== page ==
Covid Scotland: NHS Louisa Jordan decommissioning will cost up to £7 million

The cost of dismantling the NHS Louisa Jordan could reach more than £7 million, new figures have revealed.

The emergency Covid-19 field hospital was dismantled at the end of March, having never been used as an overspill facility.

It cost £56 million to build and run for just under a year.

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Contracts of £4.59m were awarded to Balfour Beatty, John Graham Construction, Keir Construction and RFM Health to begin deconstruction work in April.

The main concourse area is cleaned at the decommissioning of the NHS Louisa Jordan hospital at the SEC, Glasgow.  Picture date: Thursday April 8, 2021.
The main concourse area is cleaned at the decommissioning of the NHS Louisa Jordan hospital at the SEC, Glasgow. Picture date: Thursday April 8, 2021.

But the total cost of its decommission is expected to rise to more than £7m, the Herald reports.

NHS National Services Scotland (NSS), which is responsible for the Louisa Jordan, said its total decommissioning budget is £7.1m.

This covers everything needed to convert the site back to its permanent use as the Scottish Event Campus, including the dismantling of infrastructure and the removal of equipment.

A spokesperson for the Louisa Jordan said: “Thanks to the public’s continued efforts to reduce the spread of the virus, the NHS Louisa Jordan was not required to treat Covid inpatients. Since July 2020 the hospital has played a crucial role in supporting the remobilisation of NHS Scotland.”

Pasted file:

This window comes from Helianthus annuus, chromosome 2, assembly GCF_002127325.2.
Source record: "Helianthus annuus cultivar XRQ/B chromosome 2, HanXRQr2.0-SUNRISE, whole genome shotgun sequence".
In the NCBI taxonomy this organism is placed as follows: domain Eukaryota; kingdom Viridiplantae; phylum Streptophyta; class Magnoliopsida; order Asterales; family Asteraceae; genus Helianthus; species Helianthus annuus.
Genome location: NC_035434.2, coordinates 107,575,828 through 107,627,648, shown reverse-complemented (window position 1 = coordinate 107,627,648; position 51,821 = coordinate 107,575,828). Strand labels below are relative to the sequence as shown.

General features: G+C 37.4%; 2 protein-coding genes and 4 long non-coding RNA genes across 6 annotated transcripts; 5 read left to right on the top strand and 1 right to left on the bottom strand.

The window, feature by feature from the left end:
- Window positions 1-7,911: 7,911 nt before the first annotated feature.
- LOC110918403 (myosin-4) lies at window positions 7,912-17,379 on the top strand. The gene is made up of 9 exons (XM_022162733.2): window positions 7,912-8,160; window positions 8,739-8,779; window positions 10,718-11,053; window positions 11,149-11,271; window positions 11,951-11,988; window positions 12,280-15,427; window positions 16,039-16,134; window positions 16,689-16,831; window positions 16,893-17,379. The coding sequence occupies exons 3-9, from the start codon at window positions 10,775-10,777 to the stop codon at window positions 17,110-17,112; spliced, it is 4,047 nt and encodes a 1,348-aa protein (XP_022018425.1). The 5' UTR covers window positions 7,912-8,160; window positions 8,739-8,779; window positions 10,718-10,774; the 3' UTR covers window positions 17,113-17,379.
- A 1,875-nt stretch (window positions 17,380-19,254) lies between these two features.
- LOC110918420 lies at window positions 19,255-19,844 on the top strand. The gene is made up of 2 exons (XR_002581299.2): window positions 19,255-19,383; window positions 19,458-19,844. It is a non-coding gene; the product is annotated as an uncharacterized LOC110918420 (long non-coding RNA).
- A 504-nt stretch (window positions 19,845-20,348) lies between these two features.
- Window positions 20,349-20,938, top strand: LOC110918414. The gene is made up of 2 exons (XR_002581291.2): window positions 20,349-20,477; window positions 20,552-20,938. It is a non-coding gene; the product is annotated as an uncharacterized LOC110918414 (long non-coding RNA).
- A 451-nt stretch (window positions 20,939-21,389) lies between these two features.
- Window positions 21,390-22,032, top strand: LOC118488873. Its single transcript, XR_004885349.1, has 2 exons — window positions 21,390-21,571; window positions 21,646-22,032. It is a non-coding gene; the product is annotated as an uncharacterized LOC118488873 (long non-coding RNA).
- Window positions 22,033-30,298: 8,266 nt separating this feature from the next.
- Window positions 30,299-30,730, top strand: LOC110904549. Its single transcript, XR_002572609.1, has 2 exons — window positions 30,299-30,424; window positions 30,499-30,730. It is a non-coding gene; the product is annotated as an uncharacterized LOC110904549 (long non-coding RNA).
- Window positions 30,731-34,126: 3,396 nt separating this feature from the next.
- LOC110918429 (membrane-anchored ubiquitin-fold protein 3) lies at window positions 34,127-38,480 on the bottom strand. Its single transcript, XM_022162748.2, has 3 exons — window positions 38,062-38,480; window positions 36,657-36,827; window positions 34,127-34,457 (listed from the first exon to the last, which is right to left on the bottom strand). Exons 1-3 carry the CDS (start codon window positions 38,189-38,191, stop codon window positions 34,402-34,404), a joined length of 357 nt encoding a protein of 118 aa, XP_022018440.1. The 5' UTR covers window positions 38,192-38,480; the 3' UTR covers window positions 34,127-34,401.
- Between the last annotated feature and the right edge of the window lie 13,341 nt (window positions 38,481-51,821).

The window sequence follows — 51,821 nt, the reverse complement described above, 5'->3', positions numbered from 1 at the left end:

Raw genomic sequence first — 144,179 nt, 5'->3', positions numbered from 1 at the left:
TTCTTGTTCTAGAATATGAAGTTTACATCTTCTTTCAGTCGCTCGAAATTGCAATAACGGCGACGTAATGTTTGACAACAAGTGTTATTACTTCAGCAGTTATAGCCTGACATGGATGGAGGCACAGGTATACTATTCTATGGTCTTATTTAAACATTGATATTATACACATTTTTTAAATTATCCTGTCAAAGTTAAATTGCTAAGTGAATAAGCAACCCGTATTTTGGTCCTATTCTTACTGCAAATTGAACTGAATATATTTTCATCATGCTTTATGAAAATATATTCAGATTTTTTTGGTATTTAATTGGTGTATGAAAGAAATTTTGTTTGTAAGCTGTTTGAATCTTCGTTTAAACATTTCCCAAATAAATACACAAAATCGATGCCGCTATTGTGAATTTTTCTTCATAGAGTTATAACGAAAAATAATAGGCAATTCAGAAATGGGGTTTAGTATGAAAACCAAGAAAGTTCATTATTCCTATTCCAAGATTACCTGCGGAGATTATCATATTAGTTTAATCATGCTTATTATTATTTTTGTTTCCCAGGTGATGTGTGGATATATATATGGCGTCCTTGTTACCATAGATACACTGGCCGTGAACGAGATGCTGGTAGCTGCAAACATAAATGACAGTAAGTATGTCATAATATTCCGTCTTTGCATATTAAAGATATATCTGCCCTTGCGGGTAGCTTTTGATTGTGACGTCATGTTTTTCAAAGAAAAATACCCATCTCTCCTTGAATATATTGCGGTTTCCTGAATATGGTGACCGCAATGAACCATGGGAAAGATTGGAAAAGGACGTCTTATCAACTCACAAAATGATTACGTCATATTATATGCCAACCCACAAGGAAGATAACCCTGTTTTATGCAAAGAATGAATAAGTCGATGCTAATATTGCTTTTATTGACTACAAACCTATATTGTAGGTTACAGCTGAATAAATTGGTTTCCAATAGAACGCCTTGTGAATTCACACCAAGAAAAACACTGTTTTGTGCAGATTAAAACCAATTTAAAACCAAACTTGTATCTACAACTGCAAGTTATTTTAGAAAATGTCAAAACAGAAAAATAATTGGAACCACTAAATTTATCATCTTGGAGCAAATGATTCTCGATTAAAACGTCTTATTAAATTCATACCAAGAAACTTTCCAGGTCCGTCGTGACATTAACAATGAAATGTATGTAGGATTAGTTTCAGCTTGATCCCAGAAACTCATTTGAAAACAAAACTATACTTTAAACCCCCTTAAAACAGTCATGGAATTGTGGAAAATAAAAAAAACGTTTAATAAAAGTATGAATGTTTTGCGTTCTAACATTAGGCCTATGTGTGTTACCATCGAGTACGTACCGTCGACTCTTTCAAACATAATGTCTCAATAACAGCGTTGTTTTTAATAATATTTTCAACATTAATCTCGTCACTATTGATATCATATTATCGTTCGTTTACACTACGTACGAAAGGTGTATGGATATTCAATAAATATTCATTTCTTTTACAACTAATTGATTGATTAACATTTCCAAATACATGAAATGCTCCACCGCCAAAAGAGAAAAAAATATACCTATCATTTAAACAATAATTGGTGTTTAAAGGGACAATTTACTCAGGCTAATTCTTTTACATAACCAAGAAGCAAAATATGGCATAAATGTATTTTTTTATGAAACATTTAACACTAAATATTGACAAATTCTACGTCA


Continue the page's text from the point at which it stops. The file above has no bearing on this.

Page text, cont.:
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More than £4m of equipment from the hospital has been distributed elsewhere, including beds, patient furniture, drip stands, resuscitation trolleys, thermometers and X-ray accessories.

The Western Isles, Forth Valley, Fife, Lanarkshire, Glasgow and Tayside health boards have received equipment, and more is earmarked for NHS Highland.

Some 500 bed bays from the hospital have been kept in case there is a need for another emergency field hospital in future, along with other equipment and plans for delivery and operation.

The Louisa Jordan was built in a matter of weeks in April last year as an overspill facility for Covid patients.

Having never treated any patients for the virus, it was put into use for non-Covid patients from July.

In the following months it hosted more than 32,000 outpatient and diagnostic appointments and trained more than 6,900 healthcare staff and students.

The site was used as a vaccination centre from February, with more than 175,000 vaccines delivered. This centre has now been moved to the SSE Hydro.

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